In 1920, Gropper went to Cuba briefly as an oiler on a United Fruit Company freight boat. He left the ship in Cuba and spent some time there observing life and working as a supervisor on a railroad construction detail. He was forced to return home sooner than expected, however, owing to the terminal illness of his father.
In January 1921, editor Max Eastman formally made Bill a special contributor and member of the staff of The Liberator. His time at the publication was not harmonious however, as many of the unpaid and underpaid artists and writers greatly resented Eastman, who collected a relatively opulent paycheck of $75 a week for, as Gropper later recalled, “lying on a couch and composing poetry and reading books.” A little coup was short-circuited in the end by Eastman’s own determination to give up his post so as to visit Soviet Russia in 1922, a decision no doubt accelerated by the magazine’s growing financial woes. Floyd Dell took over the editorial helm for the next year or so, with the publication soon coming under the financial and editorial umbrella of the Communist Party in a friendly takeover towards the end of that year.
In August 1921, Bill Gropper married Gladys Oaks, herself a contributor to The Liberator. The marriage proved to be short and turbulent, marked by the couple’s collaboration to produce a book of verse and drawings called Chinese White, published in 1922. (According to Whittaker Chambers, China White aced out his own submission during a national poetry contest in 1923.) Early in 1924, Gladys became involved with another man and the pair decided to separate.
During the early 1920s, Gropper was a free lance contributor of work to such mainstream magazines as The Bookman (for which he drew caricatures of authors), the liberal magazine The Dial, and Frank Harris’ New Pearson’s Magazine.
In the fall of 1924 Bill Gropper married his second wife, bacteriologist Sophie Frankle. Together, the two of them built a nine room stone house in Croton-on-Hudson, New York, where they raised their family. Shortly after their marriage, the couple spent a year in the Soviet Union, where Bill was employed briefly on the staff of the newspaper of the All-Union Communist Party, Pravda.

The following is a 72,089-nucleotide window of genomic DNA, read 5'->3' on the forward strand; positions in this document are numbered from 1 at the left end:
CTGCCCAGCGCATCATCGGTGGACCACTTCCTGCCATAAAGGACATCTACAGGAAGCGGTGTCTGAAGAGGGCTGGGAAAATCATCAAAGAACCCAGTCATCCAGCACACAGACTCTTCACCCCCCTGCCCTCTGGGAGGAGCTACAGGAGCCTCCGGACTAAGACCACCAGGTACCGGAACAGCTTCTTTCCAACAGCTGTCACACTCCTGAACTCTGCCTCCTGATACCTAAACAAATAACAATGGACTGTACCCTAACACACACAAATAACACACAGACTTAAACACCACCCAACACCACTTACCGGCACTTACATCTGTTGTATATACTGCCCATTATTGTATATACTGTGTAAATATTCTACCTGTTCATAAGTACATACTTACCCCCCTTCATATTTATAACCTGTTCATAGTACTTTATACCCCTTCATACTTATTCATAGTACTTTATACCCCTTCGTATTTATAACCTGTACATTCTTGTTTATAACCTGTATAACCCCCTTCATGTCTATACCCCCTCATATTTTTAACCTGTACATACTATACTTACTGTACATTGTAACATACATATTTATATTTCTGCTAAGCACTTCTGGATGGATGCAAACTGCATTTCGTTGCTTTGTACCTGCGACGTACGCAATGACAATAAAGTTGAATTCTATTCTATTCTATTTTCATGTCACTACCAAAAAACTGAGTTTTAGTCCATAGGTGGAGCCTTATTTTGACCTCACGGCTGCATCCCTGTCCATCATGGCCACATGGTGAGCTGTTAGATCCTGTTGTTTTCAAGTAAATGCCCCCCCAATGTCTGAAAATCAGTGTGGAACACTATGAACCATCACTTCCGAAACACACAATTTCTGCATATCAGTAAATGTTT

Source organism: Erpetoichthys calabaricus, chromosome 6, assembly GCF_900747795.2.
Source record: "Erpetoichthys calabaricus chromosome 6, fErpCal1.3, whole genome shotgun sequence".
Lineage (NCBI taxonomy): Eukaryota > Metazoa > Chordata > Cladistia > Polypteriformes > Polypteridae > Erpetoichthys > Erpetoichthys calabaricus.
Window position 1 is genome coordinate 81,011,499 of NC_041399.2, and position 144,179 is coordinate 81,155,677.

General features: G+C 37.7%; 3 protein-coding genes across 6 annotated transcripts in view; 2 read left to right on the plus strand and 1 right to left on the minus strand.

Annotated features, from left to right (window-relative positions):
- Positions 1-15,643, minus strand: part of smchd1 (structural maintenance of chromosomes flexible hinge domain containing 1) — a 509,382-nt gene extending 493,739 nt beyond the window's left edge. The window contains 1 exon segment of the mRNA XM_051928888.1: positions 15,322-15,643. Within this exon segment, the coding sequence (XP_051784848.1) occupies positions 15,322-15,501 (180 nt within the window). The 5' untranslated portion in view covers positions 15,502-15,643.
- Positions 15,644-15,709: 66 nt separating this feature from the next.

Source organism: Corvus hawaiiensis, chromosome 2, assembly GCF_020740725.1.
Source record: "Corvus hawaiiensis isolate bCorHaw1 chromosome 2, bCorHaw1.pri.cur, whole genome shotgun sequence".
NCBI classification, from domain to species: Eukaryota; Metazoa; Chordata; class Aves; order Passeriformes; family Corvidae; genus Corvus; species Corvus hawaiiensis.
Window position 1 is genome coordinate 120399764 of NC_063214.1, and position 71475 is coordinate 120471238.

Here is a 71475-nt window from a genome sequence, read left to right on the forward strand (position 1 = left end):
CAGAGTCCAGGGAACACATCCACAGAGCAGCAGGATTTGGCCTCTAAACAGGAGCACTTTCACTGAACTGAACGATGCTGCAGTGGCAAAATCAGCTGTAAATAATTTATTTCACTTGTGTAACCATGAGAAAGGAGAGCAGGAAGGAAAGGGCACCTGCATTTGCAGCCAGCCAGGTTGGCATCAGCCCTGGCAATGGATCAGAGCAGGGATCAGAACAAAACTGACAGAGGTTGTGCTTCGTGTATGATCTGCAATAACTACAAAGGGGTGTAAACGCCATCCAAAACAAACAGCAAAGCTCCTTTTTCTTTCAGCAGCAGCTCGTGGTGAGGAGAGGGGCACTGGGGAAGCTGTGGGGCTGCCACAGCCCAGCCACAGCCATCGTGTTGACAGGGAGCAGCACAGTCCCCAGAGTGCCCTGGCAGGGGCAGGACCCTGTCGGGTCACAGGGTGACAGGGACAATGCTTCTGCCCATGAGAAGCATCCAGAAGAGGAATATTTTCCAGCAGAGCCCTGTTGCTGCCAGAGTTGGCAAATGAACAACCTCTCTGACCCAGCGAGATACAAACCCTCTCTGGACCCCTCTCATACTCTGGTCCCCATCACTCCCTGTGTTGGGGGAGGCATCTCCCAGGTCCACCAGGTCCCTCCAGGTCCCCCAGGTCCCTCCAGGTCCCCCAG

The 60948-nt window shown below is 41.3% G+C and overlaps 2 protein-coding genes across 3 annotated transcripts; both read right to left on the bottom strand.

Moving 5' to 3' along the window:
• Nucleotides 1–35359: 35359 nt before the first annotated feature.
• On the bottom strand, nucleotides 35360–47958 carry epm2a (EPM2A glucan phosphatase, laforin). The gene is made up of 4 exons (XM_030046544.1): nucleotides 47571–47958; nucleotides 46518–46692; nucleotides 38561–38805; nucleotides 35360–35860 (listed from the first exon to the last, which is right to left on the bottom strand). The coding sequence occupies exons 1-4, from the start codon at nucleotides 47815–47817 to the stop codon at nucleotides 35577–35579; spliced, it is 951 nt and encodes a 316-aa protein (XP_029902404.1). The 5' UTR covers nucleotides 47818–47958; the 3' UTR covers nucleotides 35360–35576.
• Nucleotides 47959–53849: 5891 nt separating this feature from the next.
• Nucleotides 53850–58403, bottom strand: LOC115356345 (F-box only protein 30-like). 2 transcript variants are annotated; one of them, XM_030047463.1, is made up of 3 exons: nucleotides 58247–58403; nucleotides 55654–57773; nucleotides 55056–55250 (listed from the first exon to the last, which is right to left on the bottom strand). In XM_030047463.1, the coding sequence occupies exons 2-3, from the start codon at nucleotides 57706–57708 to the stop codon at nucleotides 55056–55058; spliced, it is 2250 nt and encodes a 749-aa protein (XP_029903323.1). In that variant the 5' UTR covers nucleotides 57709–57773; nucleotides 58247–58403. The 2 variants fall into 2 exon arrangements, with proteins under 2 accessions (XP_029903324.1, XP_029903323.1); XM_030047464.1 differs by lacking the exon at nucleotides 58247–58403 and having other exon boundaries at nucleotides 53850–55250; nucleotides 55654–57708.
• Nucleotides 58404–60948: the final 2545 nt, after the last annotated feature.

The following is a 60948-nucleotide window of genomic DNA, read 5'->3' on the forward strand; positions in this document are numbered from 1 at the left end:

Despite his contributions to a vast array of communist publications, Gropper was never formally a member of the Communist Party USA.
In 1927, Gropper went on a tour of Soviet Russia along with the novelists Sinclair Lewis and Theodore Dreiser in celebration of the 10th anniversary of the Russian Revolution.
During the second half of the 1930s, Gropper dedicated his art to the efforts to raise popular opposition to fascism in Europe.
The lobby of the Freeport New York Post Office features two murals by Gropper installed in 1938 and titled Air Mail and Suburban Post in Winter. They are included in the listing of the property on the National Register of Historic Places in 1989. The murals were commissioned under the United States Department of the Treasury’s Section of Painting and Sculpture.
Due to his involvement with radical politics in the 1920s and 1930s, Gropper was called before the House Un-American Activities Committee in 1953. The experience provided inspirational fodder for a series of fifty lithographs entitled the Caprichos.
Following World War II, Gropper traveled to Poland to attend the World Congress of Intellectuals for Peace of 1948 in Wrocław. Afterwards, he decided to pay tribute to the Jews who died in the Holocaust by painting one picture on the theme of Jewish life each year.
In 1974, he was elected into the National Academy of Design as an Associate Academician. Gropper died from a myocardial infarction at Manhasset, New York, at the age of 79.